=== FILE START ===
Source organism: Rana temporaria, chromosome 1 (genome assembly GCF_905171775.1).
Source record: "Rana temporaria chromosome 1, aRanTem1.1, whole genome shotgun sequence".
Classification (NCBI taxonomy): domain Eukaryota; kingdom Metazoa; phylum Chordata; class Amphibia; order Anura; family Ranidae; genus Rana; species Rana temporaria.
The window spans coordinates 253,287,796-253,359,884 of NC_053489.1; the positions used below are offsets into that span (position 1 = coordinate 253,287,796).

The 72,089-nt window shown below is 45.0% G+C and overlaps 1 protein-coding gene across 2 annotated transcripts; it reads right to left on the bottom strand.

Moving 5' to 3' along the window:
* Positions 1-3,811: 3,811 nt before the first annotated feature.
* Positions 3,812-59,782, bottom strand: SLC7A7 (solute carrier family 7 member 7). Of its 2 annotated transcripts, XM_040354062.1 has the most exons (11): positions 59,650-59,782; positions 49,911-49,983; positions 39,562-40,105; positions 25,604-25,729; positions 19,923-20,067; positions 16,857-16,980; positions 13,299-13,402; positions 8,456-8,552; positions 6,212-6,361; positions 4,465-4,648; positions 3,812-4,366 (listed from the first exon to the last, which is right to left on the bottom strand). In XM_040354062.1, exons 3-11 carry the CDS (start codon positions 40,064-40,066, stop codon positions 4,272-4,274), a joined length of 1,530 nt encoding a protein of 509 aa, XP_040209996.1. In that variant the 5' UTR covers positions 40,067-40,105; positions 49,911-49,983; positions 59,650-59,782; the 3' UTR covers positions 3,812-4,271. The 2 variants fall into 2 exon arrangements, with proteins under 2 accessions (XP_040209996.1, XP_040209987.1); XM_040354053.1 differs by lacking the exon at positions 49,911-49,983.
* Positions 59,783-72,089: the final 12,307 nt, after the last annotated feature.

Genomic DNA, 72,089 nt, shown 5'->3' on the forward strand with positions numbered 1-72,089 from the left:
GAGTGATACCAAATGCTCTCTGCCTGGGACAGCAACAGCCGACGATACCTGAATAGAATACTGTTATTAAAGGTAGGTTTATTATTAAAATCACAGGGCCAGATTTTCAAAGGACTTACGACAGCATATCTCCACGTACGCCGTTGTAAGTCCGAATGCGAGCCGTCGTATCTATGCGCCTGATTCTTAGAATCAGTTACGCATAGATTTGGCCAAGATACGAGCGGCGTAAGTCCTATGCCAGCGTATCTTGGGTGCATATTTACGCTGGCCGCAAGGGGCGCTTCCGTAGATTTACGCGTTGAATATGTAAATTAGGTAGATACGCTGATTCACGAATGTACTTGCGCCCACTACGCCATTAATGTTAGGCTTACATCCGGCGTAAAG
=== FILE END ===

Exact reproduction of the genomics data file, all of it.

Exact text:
Source organism: Rana temporaria, chromosome 1 (genome assembly GCF_905171775.1).
Source record: "Rana temporaria chromosome 1, aRanTem1.1, whole genome shotgun sequence".
Classification (NCBI taxonomy): domain Eukaryota; kingdom Metazoa; phylum Chordata; class Amphibia; order Anura; family Ranidae; genus Rana; species Rana temporaria.
The window spans coordinates 253,287,796-253,359,884 of NC_053489.1; the positions used below are offsets into that span (position 1 = coordinate 253,287,796).

The 72,089-nt window shown below is 45.0% G+C and overlaps 1 protein-coding gene across 2 annotated transcripts; it reads right to left on the bottom strand.

Moving 5' to 3' along the window:
* Positions 1-3,811: 3,811 nt before the first annotated feature.
* Positions 3,812-59,782, bottom strand: SLC7A7 (solute carrier family 7 member 7). Of its 2 annotated transcripts, XM_040354062.1 has the most exons (11): positions 59,650-59,782; positions 49,911-49,983; positions 39,562-40,105; positions 25,604-25,729; positions 19,923-20,067; positions 16,857-16,980; positions 13,299-13,402; positions 8,456-8,552; positions 6,212-6,361; positions 4,465-4,648; positions 3,812-4,366 (listed from the first exon to the last, which is right to left on the bottom strand). In XM_040354062.1, exons 3-11 carry the CDS (start codon positions 40,064-40,066, stop codon positions 4,272-4,274), a joined length of 1,530 nt encoding a protein of 509 aa, XP_040209996.1. In that variant the 5' UTR covers positions 40,067-40,105; positions 49,911-49,983; positions 59,650-59,782; the 3' UTR covers positions 3,812-4,271. The 2 variants fall into 2 exon arrangements, with proteins under 2 accessions (XP_040209996.1, XP_040209987.1); XM_040354053.1 differs by lacking the exon at positions 49,911-49,983.
* Positions 59,783-72,089: the final 12,307 nt, after the last annotated feature.

Genomic DNA, 72,089 nt, shown 5'->3' on the forward strand with positions numbered 1-72,089 from the left:
GAGTGATACCAAATGCTCTCTGCCTGGGACAGCAACAGCCGACGATACCTGAATAGAATACTGTTATTAAAGGTAGGTTTATTATTAAAATCACAGGGCCAGATTTTCAAAGGACTTACGACAGCATATCTCCACGTACGCCGTTGTAAGTCCGAATGCGAGCCGTCGTATCTATGCGCCTGATTCTTAGAATCAGTTACGCATAGATTTGGCCAAGATACGAGCGGCGTAAGTCCTATGCCAGCGTATCTTGGGTGCATATTTACGCTGGCCGCAAGGGGCGCTTCCGTAGATTTACGCGTTGAATATGTAAATTAGGTAGATACGCTGATTCACGAATGTACTTGCGCCCACTACGCCATTAATGTTAGGCTTACATCCGGCGTAAAG